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Gov. M. Jodi Rell said Friday that she’s “obviously disappointed” Anthem and its subsidiaries decided not to bid on the HUSKY health insurance plan for low-income children and families, which was put out to bid along with her new Charter Oak Health plan for uninsured adults.

Bids were due by 3 p.m. today.

On March 12, Anthem’s President David Fusco, wrote a letter to the Department of Social Services telling it Anthem, which currently handles the largest percentage of HUSKY enrollees, will not be bidding on the joint contract for the two health insurance plans. Fusco’s letter expressed, among other things, concerns about Rell’s resolve to enforce the Freedom of Information Act.

“The bottomline for us is real simple, if you comply with the FOI regulations, then you’re allowed to bid,” Rell said Friday at a press conference following the monthly Bond Commission meeting.

Fusco said FOI compliance would “place too great a security risk for Anthem’s proprietary information unrelated to the HUSKY program.”

But Fusco’s letter also highlighted other concerns, which the Democrat-controlled Human Services Committee has tried to address through two pieces of legislation, one of which Rell has already threatened to veto.

“We continue to have concerns about inadequate state funding for full risk HUSKY A and B programs and the new Charter Oak program,” Fusco wrote.

The Department of Social Services “hasn’t been able to get the rate increases out the door,” Sen. Toni Harp, D-New Haven, co-chair of the Appropriations Committee, said Friday following the governor’s press conference. “It’s just inefficiencies as far as I’m concerned.”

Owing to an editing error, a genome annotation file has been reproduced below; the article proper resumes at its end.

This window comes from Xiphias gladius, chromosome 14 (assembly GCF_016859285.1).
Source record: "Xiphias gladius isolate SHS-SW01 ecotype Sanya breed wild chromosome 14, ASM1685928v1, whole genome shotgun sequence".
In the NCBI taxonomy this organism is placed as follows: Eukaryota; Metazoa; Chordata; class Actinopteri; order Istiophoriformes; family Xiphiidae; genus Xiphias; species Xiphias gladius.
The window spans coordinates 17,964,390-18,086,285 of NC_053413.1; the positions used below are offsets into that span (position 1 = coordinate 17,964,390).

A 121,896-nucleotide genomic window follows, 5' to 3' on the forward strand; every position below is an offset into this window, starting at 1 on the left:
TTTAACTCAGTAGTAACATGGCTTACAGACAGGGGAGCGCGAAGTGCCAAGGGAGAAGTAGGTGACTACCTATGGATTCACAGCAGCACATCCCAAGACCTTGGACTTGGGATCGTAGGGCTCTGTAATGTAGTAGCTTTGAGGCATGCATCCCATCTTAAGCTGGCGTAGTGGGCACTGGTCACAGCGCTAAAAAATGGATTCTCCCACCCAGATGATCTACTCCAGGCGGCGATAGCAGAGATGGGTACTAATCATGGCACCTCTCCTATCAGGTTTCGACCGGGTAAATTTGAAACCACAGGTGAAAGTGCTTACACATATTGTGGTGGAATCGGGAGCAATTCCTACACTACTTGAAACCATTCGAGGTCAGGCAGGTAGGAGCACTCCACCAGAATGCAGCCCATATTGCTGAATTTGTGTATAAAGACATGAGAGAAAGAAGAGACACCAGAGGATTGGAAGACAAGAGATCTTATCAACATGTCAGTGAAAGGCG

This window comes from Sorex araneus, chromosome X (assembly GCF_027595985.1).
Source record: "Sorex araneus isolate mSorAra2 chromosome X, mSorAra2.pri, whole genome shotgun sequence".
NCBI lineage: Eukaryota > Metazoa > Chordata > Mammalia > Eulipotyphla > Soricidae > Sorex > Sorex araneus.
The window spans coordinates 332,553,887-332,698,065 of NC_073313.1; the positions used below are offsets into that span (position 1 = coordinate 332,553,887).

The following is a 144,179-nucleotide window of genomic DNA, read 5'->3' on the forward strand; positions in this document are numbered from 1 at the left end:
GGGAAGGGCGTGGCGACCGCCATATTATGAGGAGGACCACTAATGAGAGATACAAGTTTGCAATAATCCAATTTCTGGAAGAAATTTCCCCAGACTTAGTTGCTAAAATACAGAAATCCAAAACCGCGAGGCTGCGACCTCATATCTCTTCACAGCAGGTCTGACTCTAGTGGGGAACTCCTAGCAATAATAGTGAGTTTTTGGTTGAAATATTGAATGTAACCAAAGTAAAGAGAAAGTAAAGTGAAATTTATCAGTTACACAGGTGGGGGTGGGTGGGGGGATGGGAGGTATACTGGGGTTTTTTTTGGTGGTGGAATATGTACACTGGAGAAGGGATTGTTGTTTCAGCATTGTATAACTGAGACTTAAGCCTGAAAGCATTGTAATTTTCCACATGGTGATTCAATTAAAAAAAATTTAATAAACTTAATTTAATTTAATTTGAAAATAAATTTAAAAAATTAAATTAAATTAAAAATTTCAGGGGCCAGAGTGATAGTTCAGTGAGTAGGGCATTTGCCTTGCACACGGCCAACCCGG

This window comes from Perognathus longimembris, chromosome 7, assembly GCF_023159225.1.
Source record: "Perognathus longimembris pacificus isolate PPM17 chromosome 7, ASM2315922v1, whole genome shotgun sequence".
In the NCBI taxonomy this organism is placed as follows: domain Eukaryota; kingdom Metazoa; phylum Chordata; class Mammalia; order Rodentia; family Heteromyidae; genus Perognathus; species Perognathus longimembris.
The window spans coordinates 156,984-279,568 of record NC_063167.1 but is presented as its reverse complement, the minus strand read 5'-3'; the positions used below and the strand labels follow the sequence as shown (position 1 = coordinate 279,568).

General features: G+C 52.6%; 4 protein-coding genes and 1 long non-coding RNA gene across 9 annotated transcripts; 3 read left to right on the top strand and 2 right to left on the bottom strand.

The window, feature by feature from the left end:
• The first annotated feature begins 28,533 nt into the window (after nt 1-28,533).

Rell said the Department of Social Services, which administers the Medicaid funds, has been “swamped with a number of details that have to be met before some monies can go out.” She said she did have a conversation with DSS Commissioner Michael Starkowski and directed him to spend all the funds the agency has.

Christine Stuart photo

Harp said there’s been extra money in many of the Medicaid accounts for years, which is why the Democrat-controlled Appropriations Committee budget, released earlier this week, lowered estimates in many of those accounts to reflect more realistic numbers.

Rell said by doing that the Democrats are just creating deficiencies in those accounts, which shortchanges areas “we’re required by law to fund.”

It’s a like homeowner planning to spend $800 on fuel oil, when they spent $1,200 the previous year, Rell said.

Harp offered a different analogy: “Do we go without food, if we have $100,000 in our savings account?”

Robert Genuario, Rell’s budget secretary, said admittedly the bidding process for some programs administered by the Department of Social Services was more time consuming than necessary, and at some point around November or December the administration allowed the agency to waive the bidding process to get those programs out the door.

Appropriations Co-Chairwoman, Rep. Denise Merrill, D-Mansfield, said, “If we have to RFP thousands of contracts it will bring government to its knees.” She said there was never any indication when these programs were approved that they would need to be competitively bid.

Harp said they decided to use the bidding process to change the legislative intent of these programs.

When asked if the Department of Social Services needed more employees to get these programs going, Harp said “when we give them more money for staff, they don’t hire more people.”